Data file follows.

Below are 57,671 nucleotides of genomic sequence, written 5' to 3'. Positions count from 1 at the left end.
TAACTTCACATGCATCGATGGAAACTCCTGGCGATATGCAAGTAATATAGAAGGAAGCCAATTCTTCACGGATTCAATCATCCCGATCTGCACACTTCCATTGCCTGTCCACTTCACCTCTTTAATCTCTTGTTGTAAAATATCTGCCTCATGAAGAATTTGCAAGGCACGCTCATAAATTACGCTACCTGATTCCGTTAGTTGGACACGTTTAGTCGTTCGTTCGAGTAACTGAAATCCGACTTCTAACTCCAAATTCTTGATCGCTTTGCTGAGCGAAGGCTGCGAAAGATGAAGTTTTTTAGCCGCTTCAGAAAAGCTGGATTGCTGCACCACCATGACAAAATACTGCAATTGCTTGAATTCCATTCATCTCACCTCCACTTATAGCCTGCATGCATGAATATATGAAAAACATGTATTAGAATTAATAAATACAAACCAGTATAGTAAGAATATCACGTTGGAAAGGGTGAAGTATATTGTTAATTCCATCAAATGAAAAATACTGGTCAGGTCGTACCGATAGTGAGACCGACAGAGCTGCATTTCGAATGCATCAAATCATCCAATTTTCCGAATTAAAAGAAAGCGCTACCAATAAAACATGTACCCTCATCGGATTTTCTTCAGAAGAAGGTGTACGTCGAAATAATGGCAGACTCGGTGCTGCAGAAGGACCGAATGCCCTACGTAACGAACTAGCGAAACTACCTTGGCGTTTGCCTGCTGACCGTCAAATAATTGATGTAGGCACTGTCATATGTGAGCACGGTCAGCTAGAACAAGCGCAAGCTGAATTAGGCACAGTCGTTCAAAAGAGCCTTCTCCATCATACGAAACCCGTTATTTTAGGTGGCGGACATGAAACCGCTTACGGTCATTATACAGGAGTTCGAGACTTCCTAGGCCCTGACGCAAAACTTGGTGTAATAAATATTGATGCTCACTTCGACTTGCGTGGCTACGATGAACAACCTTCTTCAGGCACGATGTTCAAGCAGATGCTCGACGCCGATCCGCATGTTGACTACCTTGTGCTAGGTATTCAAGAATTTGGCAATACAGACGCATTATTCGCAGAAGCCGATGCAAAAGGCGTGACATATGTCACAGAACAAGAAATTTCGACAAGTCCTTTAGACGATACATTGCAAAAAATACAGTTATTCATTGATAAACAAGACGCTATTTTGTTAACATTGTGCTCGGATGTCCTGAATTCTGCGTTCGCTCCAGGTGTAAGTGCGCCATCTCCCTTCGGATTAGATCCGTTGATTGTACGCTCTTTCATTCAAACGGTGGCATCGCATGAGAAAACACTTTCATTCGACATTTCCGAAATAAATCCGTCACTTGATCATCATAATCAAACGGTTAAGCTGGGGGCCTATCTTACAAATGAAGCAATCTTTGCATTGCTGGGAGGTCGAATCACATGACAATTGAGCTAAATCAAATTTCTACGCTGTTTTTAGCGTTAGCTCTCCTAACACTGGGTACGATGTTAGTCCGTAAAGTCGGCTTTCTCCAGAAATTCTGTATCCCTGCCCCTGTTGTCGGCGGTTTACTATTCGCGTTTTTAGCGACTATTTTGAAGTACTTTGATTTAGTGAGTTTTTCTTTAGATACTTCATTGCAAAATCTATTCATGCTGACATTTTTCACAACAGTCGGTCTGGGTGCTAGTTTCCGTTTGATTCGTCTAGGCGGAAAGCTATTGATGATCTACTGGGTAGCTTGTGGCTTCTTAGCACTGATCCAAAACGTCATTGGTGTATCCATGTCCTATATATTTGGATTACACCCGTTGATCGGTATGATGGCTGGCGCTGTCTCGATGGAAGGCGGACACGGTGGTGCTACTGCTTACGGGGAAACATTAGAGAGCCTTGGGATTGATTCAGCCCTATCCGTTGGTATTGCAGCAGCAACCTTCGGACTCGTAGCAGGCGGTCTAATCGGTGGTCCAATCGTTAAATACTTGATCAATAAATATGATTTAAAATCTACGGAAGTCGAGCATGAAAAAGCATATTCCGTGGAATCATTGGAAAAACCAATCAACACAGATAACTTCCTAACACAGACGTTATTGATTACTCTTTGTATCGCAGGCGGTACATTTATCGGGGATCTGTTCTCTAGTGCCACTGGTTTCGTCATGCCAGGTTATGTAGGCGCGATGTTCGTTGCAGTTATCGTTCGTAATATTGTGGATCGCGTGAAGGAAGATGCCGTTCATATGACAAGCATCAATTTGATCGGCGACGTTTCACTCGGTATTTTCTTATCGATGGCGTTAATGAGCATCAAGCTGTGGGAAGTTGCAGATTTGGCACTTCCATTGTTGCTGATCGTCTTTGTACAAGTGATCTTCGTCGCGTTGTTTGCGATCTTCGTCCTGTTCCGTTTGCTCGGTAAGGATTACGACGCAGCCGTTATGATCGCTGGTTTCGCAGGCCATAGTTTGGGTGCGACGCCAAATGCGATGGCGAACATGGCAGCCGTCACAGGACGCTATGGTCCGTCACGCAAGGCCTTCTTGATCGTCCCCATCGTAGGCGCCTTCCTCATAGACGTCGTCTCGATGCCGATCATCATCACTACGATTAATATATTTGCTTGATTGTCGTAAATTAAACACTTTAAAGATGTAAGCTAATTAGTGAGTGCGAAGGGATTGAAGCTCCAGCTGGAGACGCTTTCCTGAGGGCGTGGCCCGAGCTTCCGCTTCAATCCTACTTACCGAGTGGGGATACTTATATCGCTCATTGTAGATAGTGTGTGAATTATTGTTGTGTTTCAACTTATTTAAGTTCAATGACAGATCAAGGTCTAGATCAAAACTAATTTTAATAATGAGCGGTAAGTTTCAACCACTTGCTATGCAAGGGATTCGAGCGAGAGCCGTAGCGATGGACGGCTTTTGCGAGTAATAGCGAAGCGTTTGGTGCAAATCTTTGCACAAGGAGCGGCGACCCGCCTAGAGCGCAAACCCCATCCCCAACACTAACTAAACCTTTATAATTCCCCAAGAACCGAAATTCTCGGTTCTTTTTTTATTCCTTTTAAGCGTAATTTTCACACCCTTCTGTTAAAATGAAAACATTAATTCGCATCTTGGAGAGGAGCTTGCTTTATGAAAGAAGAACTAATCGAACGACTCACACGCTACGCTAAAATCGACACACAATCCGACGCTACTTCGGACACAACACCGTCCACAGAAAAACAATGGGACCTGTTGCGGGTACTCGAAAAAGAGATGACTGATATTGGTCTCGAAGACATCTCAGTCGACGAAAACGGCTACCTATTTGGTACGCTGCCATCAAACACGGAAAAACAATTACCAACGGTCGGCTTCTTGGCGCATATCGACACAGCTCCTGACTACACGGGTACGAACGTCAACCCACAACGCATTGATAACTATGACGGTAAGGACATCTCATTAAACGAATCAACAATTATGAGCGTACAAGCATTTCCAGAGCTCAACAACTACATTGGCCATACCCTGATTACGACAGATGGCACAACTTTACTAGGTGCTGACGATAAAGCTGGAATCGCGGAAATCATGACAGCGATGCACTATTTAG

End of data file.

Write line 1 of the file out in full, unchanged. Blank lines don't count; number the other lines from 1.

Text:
Below are 57,671 nucleotides of genomic sequence, written 5' to 3'. Positions count from 1 at the left end.